US EPA completes RFS anti-backsliding study, proposes no actions

By Erin Voegele | June 01, 2020

The U.S. EPA issued a rulemaking May 29 proposing to determine that no additional appropriate fuel control measures are necessary to mitigate air quality impacts of required renewable fuel volumes under the Renewable Fuel Standard.

RFS regulations contained in the Clean Air Act require the EPA to complete an anti-backsliding study to determine if required RFS blending volumes adversely impact air quality as a result of changes in vehicle and engine emissions. After considering the results of the study, the agency is required to either promulgate fuel regulations to mitigate adverse impacts on air quality or determine that no such measures are necessary. The EPA is proposing the second option—stating that the agency has determined no such measures are necessary.

“EPA is proposing to determine that no additional fuel control measures are necessary because since 2017, EPA has been implementing the Tier 3 Motor Vehicle Emissions and Fuel Standards which are more stringent and reduce concentrations of ozone, PM2.5, NO2, and air toxics now and in the future,” said the agency in a notice posted to its website. “In making this determination, EPA considered the analyses performed for the Tier 3 rulemaking, as well as the anti-backsliding study.”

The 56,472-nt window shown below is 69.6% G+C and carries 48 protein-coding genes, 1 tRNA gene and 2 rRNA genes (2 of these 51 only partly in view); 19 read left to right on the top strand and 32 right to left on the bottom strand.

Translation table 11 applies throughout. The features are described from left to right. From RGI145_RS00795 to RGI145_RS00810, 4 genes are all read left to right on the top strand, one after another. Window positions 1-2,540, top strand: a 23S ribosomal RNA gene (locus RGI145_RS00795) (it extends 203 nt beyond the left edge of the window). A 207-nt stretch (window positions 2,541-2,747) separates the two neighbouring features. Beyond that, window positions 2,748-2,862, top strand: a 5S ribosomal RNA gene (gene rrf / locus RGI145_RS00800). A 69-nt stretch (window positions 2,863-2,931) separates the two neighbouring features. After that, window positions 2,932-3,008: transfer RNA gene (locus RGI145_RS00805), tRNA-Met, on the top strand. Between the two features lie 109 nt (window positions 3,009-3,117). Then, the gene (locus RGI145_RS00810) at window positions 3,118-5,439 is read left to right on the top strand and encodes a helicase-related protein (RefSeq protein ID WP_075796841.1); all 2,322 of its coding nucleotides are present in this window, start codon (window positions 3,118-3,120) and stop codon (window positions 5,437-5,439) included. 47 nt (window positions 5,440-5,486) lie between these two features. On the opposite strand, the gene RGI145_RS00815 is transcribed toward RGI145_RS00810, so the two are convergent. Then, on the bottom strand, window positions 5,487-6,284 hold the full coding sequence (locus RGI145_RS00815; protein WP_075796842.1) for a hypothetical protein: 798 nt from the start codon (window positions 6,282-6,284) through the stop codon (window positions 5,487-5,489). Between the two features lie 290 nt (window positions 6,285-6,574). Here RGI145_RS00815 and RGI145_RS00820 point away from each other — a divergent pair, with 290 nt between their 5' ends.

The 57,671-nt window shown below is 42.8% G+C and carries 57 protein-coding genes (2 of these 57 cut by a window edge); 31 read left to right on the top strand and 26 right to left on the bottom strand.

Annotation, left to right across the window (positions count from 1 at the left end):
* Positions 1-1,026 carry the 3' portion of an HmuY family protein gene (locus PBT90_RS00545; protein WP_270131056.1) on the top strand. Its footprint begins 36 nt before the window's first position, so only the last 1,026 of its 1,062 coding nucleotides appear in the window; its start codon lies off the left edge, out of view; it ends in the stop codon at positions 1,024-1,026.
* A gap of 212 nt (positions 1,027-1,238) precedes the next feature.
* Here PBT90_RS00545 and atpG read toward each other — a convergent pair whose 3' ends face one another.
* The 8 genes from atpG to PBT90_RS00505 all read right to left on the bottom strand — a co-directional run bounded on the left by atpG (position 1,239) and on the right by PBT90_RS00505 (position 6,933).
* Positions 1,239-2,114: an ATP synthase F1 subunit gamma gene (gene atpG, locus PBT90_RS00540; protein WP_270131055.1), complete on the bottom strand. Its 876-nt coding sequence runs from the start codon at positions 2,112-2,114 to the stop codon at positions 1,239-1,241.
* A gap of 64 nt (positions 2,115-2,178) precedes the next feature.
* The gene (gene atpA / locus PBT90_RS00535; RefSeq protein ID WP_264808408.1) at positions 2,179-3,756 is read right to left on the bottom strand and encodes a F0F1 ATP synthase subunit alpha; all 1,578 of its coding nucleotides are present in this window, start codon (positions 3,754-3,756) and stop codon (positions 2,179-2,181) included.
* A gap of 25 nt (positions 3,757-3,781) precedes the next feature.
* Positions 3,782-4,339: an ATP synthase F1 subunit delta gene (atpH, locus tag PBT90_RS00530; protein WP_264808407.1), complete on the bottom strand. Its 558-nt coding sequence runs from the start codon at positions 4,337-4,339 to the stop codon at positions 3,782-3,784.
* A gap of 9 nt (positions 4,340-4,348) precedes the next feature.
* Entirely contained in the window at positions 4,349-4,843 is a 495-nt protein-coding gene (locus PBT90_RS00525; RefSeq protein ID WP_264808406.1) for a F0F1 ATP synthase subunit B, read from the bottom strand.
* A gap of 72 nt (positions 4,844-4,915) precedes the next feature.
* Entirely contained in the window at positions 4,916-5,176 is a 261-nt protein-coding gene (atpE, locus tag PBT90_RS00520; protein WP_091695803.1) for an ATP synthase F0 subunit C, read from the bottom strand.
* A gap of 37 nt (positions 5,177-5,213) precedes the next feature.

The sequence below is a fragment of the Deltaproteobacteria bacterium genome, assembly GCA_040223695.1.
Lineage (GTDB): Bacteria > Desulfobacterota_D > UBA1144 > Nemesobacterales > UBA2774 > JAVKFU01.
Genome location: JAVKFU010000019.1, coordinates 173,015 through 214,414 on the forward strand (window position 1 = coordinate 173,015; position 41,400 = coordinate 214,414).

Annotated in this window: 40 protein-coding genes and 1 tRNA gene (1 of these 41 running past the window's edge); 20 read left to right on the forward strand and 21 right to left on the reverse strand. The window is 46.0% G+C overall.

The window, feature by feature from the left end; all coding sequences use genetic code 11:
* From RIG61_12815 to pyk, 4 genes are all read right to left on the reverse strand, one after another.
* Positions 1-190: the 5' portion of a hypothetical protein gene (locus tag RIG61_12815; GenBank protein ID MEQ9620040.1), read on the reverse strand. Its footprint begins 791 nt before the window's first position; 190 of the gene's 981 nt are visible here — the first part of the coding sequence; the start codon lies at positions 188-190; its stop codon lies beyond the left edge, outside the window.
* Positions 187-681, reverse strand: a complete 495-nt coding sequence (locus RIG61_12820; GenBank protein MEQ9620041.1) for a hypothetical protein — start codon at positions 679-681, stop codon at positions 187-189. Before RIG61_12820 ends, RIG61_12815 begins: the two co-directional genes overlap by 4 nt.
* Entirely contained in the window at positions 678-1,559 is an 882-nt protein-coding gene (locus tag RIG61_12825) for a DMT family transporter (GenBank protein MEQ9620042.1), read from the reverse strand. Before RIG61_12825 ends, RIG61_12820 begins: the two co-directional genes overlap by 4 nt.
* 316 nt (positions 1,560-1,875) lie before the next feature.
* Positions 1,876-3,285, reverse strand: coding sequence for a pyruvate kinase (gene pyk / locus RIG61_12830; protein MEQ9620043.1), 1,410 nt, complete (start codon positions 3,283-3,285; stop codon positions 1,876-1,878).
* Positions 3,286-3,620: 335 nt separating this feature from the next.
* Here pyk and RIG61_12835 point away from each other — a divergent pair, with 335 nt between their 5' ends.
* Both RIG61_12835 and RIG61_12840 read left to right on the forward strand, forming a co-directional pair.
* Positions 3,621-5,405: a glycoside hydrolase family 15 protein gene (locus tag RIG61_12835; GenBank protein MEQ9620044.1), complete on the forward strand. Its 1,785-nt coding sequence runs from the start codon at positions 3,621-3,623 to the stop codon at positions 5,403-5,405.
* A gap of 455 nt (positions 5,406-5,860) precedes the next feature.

The EPA published a notice in February 2019 proposing a consent decree that would require the agency to complete the anti-backsliding study by March 30, 2020. At that time, the EPA said the proposed consent decree would partially resolve a lawsuit filed by the Sierra Club in 2017 that sought to compel completion of the study.

A 30-day public comment period on the proposed determination will open following the proposal’s publication in the Federal Register. Comments can be filed on under Docket ID No. EPA-HQ-OAR-2020-0240.

Growth Energy issued a statement following the proposal’s publication stating that the anti-backsliding report side-steps the wide body of evidence supporting a clear scientific consensus around the clean air benefits of ethanol. Growth Energy also stressed the proposal rehashes outdated information while omitting critical data on the environmental advantages of low-carbon biofuels.

“It’s disappointing to see this EPA miss another chance to correct outdated claims which minimize contributions of U.S. biofuels to clean air and a healthy climate,” said Emily Skor, CEO of Growth Energy. “The Renewable Fuel Standard has stood the test of time as America’s single most successful clean energy policy …”

Additional information is available on the EPA website

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